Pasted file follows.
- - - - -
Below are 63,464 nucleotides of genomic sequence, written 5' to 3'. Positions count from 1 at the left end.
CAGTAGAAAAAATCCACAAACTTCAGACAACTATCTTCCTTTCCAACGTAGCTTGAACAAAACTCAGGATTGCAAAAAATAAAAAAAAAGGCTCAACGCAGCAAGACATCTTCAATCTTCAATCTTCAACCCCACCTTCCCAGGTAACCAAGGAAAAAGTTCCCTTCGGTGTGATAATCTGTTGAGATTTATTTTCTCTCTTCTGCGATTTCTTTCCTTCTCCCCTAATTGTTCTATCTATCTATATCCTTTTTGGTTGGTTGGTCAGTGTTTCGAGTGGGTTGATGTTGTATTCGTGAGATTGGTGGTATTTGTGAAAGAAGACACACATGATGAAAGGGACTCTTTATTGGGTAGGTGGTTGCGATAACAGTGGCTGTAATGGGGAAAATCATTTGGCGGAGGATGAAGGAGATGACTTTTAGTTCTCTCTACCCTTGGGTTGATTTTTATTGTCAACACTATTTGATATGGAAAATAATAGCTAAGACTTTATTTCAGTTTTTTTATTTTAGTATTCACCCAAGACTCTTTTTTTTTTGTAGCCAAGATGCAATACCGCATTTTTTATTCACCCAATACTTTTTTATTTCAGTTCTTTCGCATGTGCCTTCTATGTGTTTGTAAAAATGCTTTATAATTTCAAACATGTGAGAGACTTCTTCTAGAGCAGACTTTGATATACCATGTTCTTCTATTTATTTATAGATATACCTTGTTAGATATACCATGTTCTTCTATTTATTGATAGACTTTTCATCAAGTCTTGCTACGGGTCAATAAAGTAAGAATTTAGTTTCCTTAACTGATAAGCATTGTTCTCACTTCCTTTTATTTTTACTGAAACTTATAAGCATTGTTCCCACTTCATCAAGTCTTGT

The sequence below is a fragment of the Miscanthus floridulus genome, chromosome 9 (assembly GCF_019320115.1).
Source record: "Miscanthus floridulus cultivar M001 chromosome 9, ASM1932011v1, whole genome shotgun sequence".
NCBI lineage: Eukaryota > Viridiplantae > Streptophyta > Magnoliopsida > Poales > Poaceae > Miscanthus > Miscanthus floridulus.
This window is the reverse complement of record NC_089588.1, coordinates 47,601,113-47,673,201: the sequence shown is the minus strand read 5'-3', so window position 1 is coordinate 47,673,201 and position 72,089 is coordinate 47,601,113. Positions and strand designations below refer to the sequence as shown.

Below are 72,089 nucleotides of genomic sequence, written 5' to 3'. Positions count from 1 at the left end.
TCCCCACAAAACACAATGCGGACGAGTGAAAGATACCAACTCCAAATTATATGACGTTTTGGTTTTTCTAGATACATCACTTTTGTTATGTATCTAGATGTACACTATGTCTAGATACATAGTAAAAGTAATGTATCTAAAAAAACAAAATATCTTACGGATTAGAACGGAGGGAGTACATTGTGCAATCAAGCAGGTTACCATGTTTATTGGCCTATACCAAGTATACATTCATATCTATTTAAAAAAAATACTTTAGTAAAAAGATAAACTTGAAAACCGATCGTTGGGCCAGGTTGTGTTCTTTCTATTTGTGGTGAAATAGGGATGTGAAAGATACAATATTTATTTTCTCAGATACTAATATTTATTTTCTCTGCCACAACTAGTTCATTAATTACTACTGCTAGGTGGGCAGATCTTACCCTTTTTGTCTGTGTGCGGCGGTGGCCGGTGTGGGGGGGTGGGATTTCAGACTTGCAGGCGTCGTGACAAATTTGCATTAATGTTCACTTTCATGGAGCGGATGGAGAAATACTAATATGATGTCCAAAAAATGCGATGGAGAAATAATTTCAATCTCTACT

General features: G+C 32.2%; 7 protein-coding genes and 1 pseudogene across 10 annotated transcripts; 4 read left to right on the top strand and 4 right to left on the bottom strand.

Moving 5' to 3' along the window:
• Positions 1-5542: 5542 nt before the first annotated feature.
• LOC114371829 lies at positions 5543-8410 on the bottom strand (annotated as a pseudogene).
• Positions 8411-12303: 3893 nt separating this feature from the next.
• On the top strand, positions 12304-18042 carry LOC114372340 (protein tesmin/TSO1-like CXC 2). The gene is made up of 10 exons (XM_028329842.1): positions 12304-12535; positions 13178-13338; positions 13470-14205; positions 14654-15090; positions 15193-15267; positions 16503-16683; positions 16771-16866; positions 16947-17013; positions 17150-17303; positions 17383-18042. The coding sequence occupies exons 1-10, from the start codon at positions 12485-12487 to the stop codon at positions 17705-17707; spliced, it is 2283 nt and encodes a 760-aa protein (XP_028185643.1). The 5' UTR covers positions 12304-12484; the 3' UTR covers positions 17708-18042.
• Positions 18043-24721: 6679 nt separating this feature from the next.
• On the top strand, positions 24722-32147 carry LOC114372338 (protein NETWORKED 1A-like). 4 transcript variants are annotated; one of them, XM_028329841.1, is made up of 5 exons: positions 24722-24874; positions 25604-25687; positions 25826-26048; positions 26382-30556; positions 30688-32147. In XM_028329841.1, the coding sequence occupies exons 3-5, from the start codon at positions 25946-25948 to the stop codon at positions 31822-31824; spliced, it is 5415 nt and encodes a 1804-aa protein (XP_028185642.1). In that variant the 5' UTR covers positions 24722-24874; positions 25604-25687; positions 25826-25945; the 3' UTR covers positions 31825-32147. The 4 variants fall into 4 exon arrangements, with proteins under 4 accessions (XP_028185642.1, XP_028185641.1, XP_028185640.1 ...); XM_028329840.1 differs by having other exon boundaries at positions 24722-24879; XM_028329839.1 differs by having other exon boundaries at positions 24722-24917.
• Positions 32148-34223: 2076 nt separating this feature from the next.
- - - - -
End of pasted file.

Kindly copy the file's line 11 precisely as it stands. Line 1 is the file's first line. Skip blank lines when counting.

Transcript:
• Positions 1-5542: 5542 nt before the first annotated feature.